“That is one example, yes,” Professor Dare confirmed before looking for another. They came in here and there from a few other students, until she eventually waved off any more. “Thank you, everyone. Yes, there are many examples of this contradiction between Bystander and Heretic histories. Those of you who were raised by Heretics will witness that fact more in this class, while those of you raised out of the knowledge will have already seen several such differences in your classes with Professor Ross.”

There was some general noises of agreement before she continued. “With that in mind, she and I have decided to have you each work in small groups on a little project. With your group, you will choose an event from history and give a short oral presentation detailing that event from the perspective of Heretics and from the perspective of Bystanders. It should be five to ten minutes long. You will compare and contrast how that event affected both societies. These presentations will be given in front of both myself and Professor Ross Monday, Tuesday, and Wednesday next week before the Thanksgiving break. The order will be decided by depositing the names of each group into a hat and choosing one at random each time a new presentation is needed. So I suggest that you be prepared on the very first day, just in case. You may, of course, get lucky and be able to wait until the last day, but I doubt any of you have had the opportunity to absorb any kind of fortune manipulation gift yet.”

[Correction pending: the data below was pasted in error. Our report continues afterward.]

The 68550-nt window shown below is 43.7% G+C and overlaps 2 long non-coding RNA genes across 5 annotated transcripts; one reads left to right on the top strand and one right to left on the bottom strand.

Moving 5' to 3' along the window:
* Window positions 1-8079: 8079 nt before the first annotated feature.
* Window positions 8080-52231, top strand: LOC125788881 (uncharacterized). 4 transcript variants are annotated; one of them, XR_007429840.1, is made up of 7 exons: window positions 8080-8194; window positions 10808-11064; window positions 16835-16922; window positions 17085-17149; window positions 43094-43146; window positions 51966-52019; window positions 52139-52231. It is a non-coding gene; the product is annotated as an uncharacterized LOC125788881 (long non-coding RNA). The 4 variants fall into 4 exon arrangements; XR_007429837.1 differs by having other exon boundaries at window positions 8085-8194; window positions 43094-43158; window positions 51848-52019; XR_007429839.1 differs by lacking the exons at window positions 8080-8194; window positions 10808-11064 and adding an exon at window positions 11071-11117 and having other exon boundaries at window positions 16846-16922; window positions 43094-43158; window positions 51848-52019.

There were some groans about doing a project just before a holiday vacation, but I was actually pretty intrigued. There was obviously so much different between Heretical history and the history that I had grown up with, and this sounded like an easy way to get a quick overview of some of those differences. Along with, of course, a more in depth bit of knowledge of whatever event my eventual group chose. Hell, I was already thinking through some famous bits of history that I’d kind of like to get a Heretical take on.

Yeah, I liked learning things, so sue me. Hearing a bit about various points in Heretical history sounded like pretty much the best way to finish out the semester before going home for Thanksgiving.

Sands had her hand up and was called on. “How are we gonna make up our groups, Professor?”

Dare nodded to her. “Good question. I know you usually do this sort of thing by roommates, but we’re going to do something a little different this time.” Turning back to her desk, she reached into a drawer, producing a pretty snazzy looking green top hat. “This,” she explained, “is the same hat that we’ll be producing the order of your presentations from. Each of your names is already in it. I’m going to select one name. That person will then come up and select three more. Those four will be a group. Then I’ll select another name, and we’ll continue. Does anyone have any other questions before we get started?”

There were none, and she drew the first name. It ended up being Travis, and he chose Erin Redcliffe, one of the other boys that I didn’t have much experience with whose name was apparently Douglas, and Zeke. After him, the next person to draw names was Aylen. She got Shiori, Scout, and Malcolm.

The third name that Dare drew was mine. She nodded for me to come up, then held the hat out. When I got up there and glanced in it, I saw a pile of folded papers. Shrugging, I reached in to grab one before reading it out loud. “Ah, Rudolph?” Glancing toward the pale, somewhat heavy-set boy, I found him giving me a quick, nervous nod.